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Wide Recievers and Defensive Coordinator Key To Giants' Playbook Success

PITTSBURGH - OCTOBER 26:  Eli Manning #10 and Kevin Gilbride, offensive coordinator of the New York Giants talk during a timeout against the Pittsburgh Steelers on October 26, 2008 at Heinz Field in Pittsburgh, Pennsylvania.  (Photo by Rick Stewart/Getty Images)
Allison GrandeContributor IMay 29, 2009

The biggest player changes for the Giants this off-season were on the offensive end; the biggest personnel shift came on the defensive end. How the Giants' playbook adjusts to these moves will determine how well the team does this season.

For the first time since joining the Giants in 2004, Eli Manning will not have the options of Jeremy Shockey, Tiki Barber, Plaxico Burress or the still unsigned Amani Toomer at the wide reciever position. These players, proven stars that Manning inherited as a rookie quarterback, will be replaced by a mainly untested, inexperienced bunch of wide receivers.

The most touted, and the one who is most expected to fill the hole left by the departure of Burress, is Hakeem Nicks, a 21-year-old North Carolina graduate drafted in the first round by the Giants in the 2009 draft. Getting back David Tyree, who hasn't made a catch since the infamous Super Bowl XLII reception, from a knee injury will be key to giving Manning another option on offense.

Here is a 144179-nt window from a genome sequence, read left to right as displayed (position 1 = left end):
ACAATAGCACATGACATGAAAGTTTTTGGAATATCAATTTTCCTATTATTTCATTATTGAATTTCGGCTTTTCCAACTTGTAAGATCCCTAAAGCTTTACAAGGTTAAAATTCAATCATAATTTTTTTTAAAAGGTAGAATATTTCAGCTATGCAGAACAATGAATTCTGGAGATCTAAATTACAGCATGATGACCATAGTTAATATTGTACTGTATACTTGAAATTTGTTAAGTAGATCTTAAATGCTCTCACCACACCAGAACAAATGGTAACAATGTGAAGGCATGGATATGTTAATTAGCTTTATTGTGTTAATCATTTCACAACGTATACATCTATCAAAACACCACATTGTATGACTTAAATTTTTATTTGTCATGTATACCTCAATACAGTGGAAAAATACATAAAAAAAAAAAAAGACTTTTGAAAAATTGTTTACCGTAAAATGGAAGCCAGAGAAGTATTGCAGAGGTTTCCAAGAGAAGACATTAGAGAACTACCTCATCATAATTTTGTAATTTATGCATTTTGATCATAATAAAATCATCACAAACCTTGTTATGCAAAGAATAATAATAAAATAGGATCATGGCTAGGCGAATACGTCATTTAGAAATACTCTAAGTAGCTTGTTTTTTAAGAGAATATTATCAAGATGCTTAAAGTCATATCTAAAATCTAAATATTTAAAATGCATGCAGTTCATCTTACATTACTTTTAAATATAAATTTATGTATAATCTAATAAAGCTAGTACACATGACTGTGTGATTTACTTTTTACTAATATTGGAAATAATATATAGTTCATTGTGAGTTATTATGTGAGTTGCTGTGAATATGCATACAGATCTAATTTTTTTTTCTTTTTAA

Offensive coordinator Kevin Gilbride, who has been at the realm since 2007, will have the challenge of meshing the new talent into the offensive fold while pushing Manning to take a more forecful role as a playmaker. But with the superstars and their egos gone, Gilbride should be able to use his quarter century of coaching experience to craft a more cohesive, spread open offense that will bring the Giants back to the basics that helped them be successful in early 2008.

On the defensive end, new coordinator Bill Sheridan should benefit from the team's off-season move to sign free agent defensive end Chris Canty. How Sheridan manages his new position, which he said he will do from the box on game days, as well as how well he gets along with Jim Herrmann, his replacement as linebackers coach, will be key to the defensive success.

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